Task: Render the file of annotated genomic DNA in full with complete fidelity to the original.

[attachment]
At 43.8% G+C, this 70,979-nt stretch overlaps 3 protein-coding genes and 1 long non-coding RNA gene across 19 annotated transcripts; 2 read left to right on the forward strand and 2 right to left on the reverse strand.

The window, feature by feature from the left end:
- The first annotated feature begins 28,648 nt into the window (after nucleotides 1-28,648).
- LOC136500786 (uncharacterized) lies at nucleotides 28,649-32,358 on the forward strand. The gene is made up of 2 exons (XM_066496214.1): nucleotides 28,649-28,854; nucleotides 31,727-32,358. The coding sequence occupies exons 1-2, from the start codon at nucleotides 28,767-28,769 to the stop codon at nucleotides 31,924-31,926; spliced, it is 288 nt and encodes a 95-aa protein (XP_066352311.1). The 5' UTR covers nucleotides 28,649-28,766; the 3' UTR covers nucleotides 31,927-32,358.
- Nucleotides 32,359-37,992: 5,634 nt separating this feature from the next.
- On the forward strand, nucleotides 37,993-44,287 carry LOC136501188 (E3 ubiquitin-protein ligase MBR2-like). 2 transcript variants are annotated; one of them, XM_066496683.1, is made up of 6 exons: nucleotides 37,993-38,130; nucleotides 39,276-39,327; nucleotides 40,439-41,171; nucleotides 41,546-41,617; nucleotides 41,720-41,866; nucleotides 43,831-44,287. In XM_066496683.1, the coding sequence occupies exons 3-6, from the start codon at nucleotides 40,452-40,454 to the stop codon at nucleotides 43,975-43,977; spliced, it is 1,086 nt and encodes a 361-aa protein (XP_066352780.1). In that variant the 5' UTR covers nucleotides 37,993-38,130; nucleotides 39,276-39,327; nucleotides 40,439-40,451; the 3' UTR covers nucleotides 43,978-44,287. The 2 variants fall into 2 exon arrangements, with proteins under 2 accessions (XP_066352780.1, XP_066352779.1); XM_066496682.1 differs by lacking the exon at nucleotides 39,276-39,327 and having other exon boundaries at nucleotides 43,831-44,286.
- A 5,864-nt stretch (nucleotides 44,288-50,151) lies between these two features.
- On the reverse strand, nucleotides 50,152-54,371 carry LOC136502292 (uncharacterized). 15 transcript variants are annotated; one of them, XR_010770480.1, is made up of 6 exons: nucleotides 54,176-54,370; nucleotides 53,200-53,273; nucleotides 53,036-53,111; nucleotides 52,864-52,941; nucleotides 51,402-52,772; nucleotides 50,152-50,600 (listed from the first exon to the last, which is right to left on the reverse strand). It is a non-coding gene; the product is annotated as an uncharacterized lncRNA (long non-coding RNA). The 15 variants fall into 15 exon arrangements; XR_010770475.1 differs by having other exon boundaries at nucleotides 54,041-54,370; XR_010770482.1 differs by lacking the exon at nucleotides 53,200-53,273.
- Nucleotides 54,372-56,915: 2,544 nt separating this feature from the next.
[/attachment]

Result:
At 43.8% G+C, this 70,979-nt stretch overlaps 3 protein-coding genes and 1 long non-coding RNA gene across 19 annotated transcripts; 2 read left to right on the forward strand and 2 right to left on the reverse strand.

The window, feature by feature from the left end:
- The first annotated feature begins 28,648 nt into the window (after nucleotides 1-28,648).
- LOC136500786 (uncharacterized) lies at nucleotides 28,649-32,358 on the forward strand. The gene is made up of 2 exons (XM_066496214.1): nucleotides 28,649-28,854; nucleotides 31,727-32,358. The coding sequence occupies exons 1-2, from the start codon at nucleotides 28,767-28,769 to the stop codon at nucleotides 31,924-31,926; spliced, it is 288 nt and encodes a 95-aa protein (XP_066352311.1). The 5' UTR covers nucleotides 28,649-28,766; the 3' UTR covers nucleotides 31,927-32,358.
- Nucleotides 32,359-37,992: 5,634 nt separating this feature from the next.
- On the forward strand, nucleotides 37,993-44,287 carry LOC136501188 (E3 ubiquitin-protein ligase MBR2-like). 2 transcript variants are annotated; one of them, XM_066496683.1, is made up of 6 exons: nucleotides 37,993-38,130; nucleotides 39,276-39,327; nucleotides 40,439-41,171; nucleotides 41,546-41,617; nucleotides 41,720-41,866; nucleotides 43,831-44,287. In XM_066496683.1, the coding sequence occupies exons 3-6, from the start codon at nucleotides 40,452-40,454 to the stop codon at nucleotides 43,975-43,977; spliced, it is 1,086 nt and encodes a 361-aa protein (XP_066352780.1). In that variant the 5' UTR covers nucleotides 37,993-38,130; nucleotides 39,276-39,327; nucleotides 40,439-40,451; the 3' UTR covers nucleotides 43,978-44,287. The 2 variants fall into 2 exon arrangements, with proteins under 2 accessions (XP_066352780.1, XP_066352779.1); XM_066496682.1 differs by lacking the exon at nucleotides 39,276-39,327 and having other exon boundaries at nucleotides 43,831-44,286.
- A 5,864-nt stretch (nucleotides 44,288-50,151) lies between these two features.
- On the reverse strand, nucleotides 50,152-54,371 carry LOC136502292 (uncharacterized). 15 transcript variants are annotated; one of them, XR_010770480.1, is made up of 6 exons: nucleotides 54,176-54,370; nucleotides 53,200-53,273; nucleotides 53,036-53,111; nucleotides 52,864-52,941; nucleotides 51,402-52,772; nucleotides 50,152-50,600 (listed from the first exon to the last, which is right to left on the reverse strand). It is a non-coding gene; the product is annotated as an uncharacterized lncRNA (long non-coding RNA). The 15 variants fall into 15 exon arrangements; XR_010770475.1 differs by having other exon boundaries at nucleotides 54,041-54,370; XR_010770482.1 differs by lacking the exon at nucleotides 53,200-53,273.
- Nucleotides 54,372-56,915: 2,544 nt separating this feature from the next.